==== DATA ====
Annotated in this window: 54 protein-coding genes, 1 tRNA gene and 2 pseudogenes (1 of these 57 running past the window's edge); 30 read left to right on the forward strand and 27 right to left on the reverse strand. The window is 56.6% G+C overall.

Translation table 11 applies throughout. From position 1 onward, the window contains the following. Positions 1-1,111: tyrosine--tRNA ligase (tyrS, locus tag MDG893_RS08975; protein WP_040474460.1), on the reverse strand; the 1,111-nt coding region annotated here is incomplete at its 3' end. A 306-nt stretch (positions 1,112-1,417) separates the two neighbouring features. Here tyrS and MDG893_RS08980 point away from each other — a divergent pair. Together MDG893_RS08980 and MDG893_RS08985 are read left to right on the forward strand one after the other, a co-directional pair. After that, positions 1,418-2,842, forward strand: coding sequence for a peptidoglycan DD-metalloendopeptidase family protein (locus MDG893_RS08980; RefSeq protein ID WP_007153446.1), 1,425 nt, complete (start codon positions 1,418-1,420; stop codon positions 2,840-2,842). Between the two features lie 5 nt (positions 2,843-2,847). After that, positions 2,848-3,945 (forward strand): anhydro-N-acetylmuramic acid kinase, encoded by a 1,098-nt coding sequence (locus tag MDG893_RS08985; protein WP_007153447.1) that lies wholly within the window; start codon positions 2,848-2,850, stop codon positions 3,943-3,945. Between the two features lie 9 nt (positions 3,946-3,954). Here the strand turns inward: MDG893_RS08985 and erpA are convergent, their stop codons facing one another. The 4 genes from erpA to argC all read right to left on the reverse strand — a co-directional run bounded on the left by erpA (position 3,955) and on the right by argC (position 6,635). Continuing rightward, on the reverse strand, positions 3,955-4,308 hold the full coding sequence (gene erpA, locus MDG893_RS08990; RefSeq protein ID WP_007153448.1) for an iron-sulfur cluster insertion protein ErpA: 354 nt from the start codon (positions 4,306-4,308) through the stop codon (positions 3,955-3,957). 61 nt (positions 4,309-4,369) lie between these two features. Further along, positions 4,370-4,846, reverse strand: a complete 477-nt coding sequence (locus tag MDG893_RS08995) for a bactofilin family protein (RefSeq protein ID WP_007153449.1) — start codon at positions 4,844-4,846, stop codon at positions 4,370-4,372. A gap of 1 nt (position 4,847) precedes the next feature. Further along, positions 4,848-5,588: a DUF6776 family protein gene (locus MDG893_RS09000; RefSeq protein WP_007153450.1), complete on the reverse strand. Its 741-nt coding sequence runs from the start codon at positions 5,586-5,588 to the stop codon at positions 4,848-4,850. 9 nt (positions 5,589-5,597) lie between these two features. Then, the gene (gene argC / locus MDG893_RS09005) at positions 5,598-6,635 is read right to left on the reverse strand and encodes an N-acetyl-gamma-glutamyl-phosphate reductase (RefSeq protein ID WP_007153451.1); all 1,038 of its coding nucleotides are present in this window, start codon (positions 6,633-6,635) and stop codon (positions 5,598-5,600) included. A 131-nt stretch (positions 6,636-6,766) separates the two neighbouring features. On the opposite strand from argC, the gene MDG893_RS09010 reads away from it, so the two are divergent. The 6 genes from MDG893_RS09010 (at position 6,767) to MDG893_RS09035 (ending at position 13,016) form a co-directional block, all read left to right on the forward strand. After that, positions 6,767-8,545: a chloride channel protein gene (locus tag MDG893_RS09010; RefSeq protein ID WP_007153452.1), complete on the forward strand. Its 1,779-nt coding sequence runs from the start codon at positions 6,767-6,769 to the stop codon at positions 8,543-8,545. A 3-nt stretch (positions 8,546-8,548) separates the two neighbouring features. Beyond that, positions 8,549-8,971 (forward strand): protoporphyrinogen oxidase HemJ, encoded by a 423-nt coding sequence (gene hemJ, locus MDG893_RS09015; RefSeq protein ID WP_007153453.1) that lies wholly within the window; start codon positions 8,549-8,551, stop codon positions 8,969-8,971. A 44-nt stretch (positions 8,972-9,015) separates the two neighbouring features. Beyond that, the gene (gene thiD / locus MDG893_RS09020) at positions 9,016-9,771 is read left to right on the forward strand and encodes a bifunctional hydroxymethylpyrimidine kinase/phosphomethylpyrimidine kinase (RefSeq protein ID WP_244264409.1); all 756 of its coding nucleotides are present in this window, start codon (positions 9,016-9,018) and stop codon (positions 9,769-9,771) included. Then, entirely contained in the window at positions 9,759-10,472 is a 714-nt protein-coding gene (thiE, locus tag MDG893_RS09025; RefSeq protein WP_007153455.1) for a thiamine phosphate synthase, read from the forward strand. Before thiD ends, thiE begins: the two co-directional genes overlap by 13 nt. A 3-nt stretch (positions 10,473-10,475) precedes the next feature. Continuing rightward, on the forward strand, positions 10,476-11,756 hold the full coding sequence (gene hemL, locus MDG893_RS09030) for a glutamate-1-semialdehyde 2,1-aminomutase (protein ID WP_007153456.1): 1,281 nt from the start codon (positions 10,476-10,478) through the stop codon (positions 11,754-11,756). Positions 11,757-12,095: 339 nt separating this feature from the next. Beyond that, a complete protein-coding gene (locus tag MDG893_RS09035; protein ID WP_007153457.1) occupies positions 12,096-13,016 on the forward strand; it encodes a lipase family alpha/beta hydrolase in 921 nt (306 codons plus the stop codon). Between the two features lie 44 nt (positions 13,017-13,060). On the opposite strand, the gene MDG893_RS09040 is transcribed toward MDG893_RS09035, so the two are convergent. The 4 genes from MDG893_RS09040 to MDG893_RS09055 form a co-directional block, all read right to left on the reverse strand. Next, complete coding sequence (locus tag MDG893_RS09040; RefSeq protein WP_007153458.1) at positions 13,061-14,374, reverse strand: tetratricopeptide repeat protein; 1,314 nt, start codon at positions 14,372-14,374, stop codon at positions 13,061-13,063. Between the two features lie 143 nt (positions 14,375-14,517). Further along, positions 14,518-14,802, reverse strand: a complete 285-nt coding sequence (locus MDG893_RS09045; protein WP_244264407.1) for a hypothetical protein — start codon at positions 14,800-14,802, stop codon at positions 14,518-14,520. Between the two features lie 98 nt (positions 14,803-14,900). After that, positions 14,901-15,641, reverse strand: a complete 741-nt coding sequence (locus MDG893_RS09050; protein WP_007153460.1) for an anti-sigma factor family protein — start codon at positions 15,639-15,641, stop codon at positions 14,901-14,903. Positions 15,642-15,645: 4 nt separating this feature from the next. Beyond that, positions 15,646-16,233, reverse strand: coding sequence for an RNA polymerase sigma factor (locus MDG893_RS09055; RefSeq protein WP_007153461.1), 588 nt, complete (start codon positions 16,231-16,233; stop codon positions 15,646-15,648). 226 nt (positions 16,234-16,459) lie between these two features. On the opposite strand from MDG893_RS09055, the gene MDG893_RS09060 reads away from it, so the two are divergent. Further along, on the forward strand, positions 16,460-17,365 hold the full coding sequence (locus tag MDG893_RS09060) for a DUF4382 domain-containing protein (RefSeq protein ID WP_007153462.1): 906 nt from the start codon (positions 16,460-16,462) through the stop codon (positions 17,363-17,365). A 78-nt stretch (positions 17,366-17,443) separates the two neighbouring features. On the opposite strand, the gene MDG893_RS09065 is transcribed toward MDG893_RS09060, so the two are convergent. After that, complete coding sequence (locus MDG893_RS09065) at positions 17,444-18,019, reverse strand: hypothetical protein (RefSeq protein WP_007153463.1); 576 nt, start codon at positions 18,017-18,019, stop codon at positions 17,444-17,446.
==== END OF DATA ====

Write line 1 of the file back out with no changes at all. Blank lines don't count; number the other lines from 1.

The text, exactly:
Annotated in this window: 54 protein-coding genes, 1 tRNA gene and 2 pseudogenes (1 of these 57 running past the window's edge); 30 read left to right on the forward strand and 27 right to left on the reverse strand. The window is 56.6% G+C overall.